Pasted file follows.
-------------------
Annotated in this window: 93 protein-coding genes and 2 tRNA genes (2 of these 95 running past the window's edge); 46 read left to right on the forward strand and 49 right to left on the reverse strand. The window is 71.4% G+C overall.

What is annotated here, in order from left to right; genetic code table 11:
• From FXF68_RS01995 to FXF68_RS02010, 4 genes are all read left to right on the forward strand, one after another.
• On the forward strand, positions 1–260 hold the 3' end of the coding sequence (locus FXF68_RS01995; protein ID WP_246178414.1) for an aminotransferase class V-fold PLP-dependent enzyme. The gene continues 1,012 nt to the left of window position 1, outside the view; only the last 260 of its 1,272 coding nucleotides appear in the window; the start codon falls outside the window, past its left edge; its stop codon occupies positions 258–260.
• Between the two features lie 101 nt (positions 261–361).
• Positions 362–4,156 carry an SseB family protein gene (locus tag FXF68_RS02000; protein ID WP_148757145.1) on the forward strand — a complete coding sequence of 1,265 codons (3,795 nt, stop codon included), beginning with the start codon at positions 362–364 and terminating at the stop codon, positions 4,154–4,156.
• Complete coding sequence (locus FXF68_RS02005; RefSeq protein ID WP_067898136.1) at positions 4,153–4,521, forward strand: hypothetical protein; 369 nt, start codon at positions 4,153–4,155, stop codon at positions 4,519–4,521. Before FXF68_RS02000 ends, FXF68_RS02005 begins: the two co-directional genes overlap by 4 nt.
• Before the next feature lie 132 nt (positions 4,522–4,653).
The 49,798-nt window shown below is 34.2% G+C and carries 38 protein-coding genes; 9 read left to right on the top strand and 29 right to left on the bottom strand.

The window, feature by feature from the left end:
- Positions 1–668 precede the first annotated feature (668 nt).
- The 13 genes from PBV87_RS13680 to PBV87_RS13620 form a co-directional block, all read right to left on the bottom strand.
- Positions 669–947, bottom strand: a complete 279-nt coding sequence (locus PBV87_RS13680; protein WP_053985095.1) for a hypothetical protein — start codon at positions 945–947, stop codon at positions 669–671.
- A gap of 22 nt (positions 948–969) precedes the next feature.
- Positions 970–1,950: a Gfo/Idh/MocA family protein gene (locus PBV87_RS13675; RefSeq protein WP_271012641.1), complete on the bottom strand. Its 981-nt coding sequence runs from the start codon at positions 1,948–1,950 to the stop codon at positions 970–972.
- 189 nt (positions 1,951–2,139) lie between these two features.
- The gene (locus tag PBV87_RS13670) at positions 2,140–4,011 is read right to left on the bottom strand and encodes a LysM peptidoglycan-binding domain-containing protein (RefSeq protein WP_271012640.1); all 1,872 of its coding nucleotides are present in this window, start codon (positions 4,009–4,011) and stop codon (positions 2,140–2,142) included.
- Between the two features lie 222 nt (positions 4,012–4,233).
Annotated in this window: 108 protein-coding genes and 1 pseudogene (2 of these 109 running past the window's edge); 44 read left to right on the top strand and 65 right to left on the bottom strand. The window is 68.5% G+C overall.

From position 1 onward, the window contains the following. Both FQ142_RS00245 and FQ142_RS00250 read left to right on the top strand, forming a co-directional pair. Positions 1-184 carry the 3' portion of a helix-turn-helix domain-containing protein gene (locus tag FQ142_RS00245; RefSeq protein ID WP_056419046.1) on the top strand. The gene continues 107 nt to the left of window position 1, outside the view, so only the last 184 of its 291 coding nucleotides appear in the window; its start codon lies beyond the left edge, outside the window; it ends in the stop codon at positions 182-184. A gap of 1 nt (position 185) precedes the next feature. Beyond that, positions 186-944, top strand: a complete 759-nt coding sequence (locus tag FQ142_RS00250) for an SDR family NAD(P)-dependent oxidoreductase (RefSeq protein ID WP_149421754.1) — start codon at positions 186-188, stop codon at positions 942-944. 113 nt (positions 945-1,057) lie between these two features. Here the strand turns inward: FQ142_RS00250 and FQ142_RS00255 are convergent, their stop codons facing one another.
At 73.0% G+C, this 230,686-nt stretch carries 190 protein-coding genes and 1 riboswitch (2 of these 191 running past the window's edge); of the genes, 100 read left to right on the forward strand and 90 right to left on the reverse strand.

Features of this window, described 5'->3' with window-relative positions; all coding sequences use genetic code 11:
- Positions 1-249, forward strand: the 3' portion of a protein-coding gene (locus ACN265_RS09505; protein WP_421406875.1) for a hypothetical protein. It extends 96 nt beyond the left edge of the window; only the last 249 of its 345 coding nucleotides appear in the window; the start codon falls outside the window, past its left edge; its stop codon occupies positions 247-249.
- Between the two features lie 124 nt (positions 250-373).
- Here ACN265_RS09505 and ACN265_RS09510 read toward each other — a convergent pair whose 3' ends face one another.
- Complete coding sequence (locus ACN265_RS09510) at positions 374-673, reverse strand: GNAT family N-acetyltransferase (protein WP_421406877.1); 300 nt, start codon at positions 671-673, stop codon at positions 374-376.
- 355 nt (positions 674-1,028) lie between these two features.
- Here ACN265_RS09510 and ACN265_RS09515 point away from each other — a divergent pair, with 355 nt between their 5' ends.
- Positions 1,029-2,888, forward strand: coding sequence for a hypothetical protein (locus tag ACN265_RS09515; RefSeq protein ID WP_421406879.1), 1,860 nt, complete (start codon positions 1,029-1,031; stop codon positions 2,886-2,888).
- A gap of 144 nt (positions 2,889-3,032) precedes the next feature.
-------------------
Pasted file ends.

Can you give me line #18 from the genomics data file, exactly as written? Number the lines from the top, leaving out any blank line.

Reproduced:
- Between the two features lie 222 nt (positions 4,012–4,233).